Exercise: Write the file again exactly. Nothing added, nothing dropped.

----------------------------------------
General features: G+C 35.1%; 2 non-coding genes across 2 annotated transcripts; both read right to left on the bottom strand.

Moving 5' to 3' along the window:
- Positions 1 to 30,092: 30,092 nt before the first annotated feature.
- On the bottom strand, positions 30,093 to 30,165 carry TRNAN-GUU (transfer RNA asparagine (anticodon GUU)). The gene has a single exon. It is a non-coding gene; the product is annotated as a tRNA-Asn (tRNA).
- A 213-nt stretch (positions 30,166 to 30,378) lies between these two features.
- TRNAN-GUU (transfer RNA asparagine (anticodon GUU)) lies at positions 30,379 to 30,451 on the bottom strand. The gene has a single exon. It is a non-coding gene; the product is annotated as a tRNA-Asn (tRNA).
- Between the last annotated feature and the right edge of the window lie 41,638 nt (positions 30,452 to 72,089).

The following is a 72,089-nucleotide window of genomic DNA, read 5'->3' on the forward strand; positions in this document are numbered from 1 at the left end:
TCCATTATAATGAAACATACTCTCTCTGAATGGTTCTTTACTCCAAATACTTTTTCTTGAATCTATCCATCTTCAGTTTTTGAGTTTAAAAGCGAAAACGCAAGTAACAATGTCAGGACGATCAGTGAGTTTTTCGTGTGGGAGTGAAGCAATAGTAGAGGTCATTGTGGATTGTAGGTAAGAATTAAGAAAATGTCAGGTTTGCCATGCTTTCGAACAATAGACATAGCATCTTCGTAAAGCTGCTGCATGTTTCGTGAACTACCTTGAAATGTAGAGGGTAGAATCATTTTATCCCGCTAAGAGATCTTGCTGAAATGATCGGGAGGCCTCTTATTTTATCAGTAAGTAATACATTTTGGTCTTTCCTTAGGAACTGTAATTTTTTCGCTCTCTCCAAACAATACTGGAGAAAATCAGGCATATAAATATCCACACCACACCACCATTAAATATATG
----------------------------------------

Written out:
General features: G+C 35.1%; 2 non-coding genes across 2 annotated transcripts; both read right to left on the bottom strand.

Moving 5' to 3' along the window:
- Positions 1 to 30,092: 30,092 nt before the first annotated feature.
- On the bottom strand, positions 30,093 to 30,165 carry TRNAN-GUU (transfer RNA asparagine (anticodon GUU)). The gene has a single exon. It is a non-coding gene; the product is annotated as a tRNA-Asn (tRNA).
- A 213-nt stretch (positions 30,166 to 30,378) lies between these two features.
- TRNAN-GUU (transfer RNA asparagine (anticodon GUU)) lies at positions 30,379 to 30,451 on the bottom strand. The gene has a single exon. It is a non-coding gene; the product is annotated as a tRNA-Asn (tRNA).
- Between the last annotated feature and the right edge of the window lie 41,638 nt (positions 30,452 to 72,089).

The following is a 72,089-nucleotide window of genomic DNA, read 5'->3' on the forward strand; positions in this document are numbered from 1 at the left end:
TCCATTATAATGAAACATACTCTCTCTGAATGGTTCTTTACTCCAAATACTTTTTCTTGAATCTATCCATCTTCAGTTTTTGAGTTTAAAAGCGAAAACGCAAGTAACAATGTCAGGACGATCAGTGAGTTTTTCGTGTGGGAGTGAAGCAATAGTAGAGGTCATTGTGGATTGTAGGTAAGAATTAAGAAAATGTCAGGTTTGCCATGCTTTCGAACAATAGACATAGCATCTTCGTAAAGCTGCTGCATGTTTCGTGAACTACCTTGAAATGTAGAGGGTAGAATCATTTTATCCCGCTAAGAGATCTTGCTGAAATGATCGGGAGGCCTCTTATTTTATCAGTAAGTAATACATTTTGGTCTTTCCTTAGGAACTGTAATTTTTTCGCTCTCTCCAAACAATACTGGAGAAAATCAGGCATATAAATATCCACACCACACCACCATTAAATATATG